How will the Budget help older workers?

A Centre for Ageing Better webinar this week heard from a range of experts who gave their analysis of the Budget.

Man having a doctor's appointment


What does the Budget mean for older workers? A Centre for Ageing Better webinar this week looked at the proposals in detail – or as much detail as currently exists. It was generally agreed that it was a mixed bag with some areas of potential.

Emily Andrews, Deputy Director for Work at the Centre for Ageing Better, said it was exciting to hear the Chancellor Jeremy Hunt talk about older workers. But there was disappointment at the tax breaks for older workers as they don’t help those who really need support. Andrews said her heart sank when Hunt suggested that older workers are ‘by definition’ on higher salaries which she said does not take account of the many older workers on low pay or those not able to work or having to work less due to health and disability problems or caring responsibilities.

She said many older workers were being failed by the labour market. “It doesn’t really deliver for them,” she said. On the specifics of the Budget Andrews said that the Centre for Ageing Better is in favour of midlife MOTs and not averse to digital versions of the check-ups, as announced by the Chancellor, but she felt the investment in them was not very significant and she was more interested in the ongoing pilots for delivering face to face MOTs via third party providers to people in employment, rather than those who are seeking work. She is also interested in what happens next, for instance, whether the state will fund midlife MOTs for employers, particularly SMEs, and who might end up paying for them.

On returnerships, also announced in the Budget, Andrews said they don’t look new, a view that was repeated by other speakers. She felt it was more about giving more money to existing training and skills programmes and bundling them up and targeting them at older workers with a returnership label. She would like to see more evidence of how effective they are for people in their 50s and 60s and older learners generally.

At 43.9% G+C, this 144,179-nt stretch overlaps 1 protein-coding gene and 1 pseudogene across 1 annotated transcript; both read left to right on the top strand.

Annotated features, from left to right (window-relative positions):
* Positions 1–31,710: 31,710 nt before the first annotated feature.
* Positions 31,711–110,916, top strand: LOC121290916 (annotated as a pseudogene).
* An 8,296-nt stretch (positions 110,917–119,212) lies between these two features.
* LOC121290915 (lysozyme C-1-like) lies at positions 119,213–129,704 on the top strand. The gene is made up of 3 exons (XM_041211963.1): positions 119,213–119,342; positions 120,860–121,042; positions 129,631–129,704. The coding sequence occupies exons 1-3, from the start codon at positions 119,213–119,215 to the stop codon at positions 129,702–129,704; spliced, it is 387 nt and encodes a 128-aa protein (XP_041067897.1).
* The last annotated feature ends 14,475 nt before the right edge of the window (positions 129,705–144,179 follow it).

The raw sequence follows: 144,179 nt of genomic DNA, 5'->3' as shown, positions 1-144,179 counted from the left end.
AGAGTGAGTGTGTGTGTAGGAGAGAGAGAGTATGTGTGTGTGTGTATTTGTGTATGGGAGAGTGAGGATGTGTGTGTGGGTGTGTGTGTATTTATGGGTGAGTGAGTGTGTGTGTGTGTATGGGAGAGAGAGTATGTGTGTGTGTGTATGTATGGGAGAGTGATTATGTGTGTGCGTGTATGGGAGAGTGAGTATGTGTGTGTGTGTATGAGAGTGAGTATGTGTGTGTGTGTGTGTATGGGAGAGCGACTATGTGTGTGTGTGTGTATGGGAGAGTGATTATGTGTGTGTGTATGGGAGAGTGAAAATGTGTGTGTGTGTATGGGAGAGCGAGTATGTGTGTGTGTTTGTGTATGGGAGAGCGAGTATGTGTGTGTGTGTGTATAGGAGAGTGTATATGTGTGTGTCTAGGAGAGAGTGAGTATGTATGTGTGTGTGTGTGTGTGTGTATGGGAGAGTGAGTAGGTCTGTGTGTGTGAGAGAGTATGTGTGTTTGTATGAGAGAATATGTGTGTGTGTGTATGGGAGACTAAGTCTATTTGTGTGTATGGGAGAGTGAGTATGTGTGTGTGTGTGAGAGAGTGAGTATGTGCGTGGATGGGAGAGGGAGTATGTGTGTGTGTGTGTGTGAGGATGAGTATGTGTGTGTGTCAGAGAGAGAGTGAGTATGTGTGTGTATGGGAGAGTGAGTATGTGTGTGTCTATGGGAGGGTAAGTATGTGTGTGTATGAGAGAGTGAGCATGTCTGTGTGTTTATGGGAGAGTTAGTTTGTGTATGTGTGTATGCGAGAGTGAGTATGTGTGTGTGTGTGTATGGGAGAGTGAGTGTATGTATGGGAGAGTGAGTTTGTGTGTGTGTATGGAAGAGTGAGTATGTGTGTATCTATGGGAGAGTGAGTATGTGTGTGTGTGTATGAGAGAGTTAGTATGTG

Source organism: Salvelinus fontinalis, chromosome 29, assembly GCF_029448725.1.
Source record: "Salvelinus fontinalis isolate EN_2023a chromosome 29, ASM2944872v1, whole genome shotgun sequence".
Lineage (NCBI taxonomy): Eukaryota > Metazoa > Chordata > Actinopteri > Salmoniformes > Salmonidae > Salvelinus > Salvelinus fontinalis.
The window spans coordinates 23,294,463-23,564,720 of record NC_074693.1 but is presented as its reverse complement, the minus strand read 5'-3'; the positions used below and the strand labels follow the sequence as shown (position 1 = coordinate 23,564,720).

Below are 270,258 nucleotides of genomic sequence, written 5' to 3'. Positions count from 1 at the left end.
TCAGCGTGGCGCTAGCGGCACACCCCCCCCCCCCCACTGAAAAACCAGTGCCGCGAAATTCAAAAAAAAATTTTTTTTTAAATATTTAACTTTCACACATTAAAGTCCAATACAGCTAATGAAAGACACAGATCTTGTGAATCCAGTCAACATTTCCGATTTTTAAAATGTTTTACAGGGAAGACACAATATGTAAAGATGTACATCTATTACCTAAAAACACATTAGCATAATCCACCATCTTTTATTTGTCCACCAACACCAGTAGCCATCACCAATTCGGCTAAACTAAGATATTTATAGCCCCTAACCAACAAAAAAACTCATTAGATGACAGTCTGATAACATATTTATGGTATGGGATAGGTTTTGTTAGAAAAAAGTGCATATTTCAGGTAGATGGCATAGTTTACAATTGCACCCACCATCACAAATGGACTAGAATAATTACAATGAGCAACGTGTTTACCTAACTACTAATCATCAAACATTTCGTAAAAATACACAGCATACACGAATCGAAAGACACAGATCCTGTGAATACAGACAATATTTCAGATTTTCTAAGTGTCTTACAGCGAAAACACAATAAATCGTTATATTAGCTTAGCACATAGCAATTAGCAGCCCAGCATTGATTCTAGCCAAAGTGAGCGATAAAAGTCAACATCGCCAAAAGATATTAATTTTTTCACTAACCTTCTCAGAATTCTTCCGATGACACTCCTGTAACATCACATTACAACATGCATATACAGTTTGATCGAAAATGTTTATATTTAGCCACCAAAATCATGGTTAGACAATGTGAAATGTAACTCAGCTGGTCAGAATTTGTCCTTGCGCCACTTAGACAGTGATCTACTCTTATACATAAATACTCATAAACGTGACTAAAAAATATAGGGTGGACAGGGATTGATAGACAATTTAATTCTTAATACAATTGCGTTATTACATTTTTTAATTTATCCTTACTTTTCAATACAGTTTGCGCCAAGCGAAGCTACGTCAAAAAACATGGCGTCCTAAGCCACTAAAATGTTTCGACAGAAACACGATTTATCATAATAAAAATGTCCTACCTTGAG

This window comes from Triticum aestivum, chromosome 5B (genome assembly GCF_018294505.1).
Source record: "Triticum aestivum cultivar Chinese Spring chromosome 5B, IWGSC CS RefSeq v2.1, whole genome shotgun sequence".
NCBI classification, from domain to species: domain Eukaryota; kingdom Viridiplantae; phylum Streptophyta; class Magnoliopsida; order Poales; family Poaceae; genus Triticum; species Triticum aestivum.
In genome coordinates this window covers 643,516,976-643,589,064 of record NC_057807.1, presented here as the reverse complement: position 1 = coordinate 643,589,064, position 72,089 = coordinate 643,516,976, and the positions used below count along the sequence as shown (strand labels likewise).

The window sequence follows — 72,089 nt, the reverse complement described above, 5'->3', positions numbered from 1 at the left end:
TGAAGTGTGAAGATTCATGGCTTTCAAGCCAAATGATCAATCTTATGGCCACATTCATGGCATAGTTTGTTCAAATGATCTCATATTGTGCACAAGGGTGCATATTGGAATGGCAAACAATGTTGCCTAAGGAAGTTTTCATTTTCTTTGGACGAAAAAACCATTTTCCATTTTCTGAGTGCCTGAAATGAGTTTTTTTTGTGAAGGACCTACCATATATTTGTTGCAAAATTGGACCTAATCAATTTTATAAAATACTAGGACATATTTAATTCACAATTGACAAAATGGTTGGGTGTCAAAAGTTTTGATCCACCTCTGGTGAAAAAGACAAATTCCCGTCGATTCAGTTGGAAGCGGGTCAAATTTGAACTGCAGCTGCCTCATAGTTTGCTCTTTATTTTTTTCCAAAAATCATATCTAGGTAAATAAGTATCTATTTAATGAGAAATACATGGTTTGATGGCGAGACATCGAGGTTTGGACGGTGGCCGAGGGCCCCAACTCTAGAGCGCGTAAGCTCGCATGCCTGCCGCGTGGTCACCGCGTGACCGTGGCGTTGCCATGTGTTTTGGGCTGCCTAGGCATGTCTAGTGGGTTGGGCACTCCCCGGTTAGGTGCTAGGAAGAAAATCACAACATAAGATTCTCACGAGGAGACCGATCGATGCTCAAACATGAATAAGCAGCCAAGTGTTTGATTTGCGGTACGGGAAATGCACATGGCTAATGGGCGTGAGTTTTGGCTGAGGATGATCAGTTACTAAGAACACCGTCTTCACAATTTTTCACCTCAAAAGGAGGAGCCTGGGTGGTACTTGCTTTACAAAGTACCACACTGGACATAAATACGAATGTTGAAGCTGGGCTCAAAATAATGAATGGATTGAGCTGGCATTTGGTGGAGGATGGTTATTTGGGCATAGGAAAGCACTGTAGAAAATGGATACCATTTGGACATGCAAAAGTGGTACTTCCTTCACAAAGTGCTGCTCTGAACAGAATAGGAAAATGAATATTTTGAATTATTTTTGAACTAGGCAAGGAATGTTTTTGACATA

On health, Andrews said the Work Well Partnerships, which will pilot integrated health and work partnerships, could be a vehicle for holistic care and the money for the Universal Support programme to get people with health issues back to work represented a substantial investment. She praised the fact that the programme is voluntary and said it sounds as if it will be based on the Kick Start model which supports the long-term unemployed back to work and for several months when they get a job.  Andrews says that while a targeted programme is the best way to tackle systemic disadvantage, there are questions about who will be able to access it and how much more effective it might be than the current Work and Health programme which has only got a handful of people into jobs so far.

“Overall, there is opportunity and there are potential benefits, but it’s not a done deal,” she stated, mentioning other questions over areas such as the role of employers and the future of the benefits system.


From disability to self employment

Professor Liz Sayce, former chief executive of Disability Rights Now, spoke about the disability white paper which aims to remove disincentives to work.  It does away, for instance, with the Work Capability Assessment. Instead  the Personal Independence Payment (PIP) assessment will be used to decide whether a person will receive a new Universal Credit health element. However, Professor Sayce said the door has been left open as to whether the PIP criteria will change and she called for any discussion on changes to take place with stakeholders’ views at the centre.

She was positive about the Universal Support programme, particularly its voluntary nature, but wanted to see how much of the extra money was new and she pointed out that the extension of benefits sanctions could erode the relationship between jobseekers and Job Centres Plus which could put at risk any support offered through them.

Fiona Aldridge, Head of Insight, Economic Delivery, Skills and Communities at West Midlands Combined Authority, said a third of its residents are over 50 and that the authority had seen a big rise in economic inactivity in the last few years, particularly for men. She said any support must be joined up and take account of the wider range of services needed to help people back to work, from transport to social care as well as the need for employers to design jobs that older people can do. And she called for support to be tailored to individuals and to their local region.

She also said the pensions reforms announced were focused on a very small group and there was no discussion of wider pensions reform.

Emilia Quist, Head of Policy Research at the Federation of Small Businesses, said self employment was missing from the Budget, given many business owners are over 50 and a quarter of these have long term health issues or a disability.

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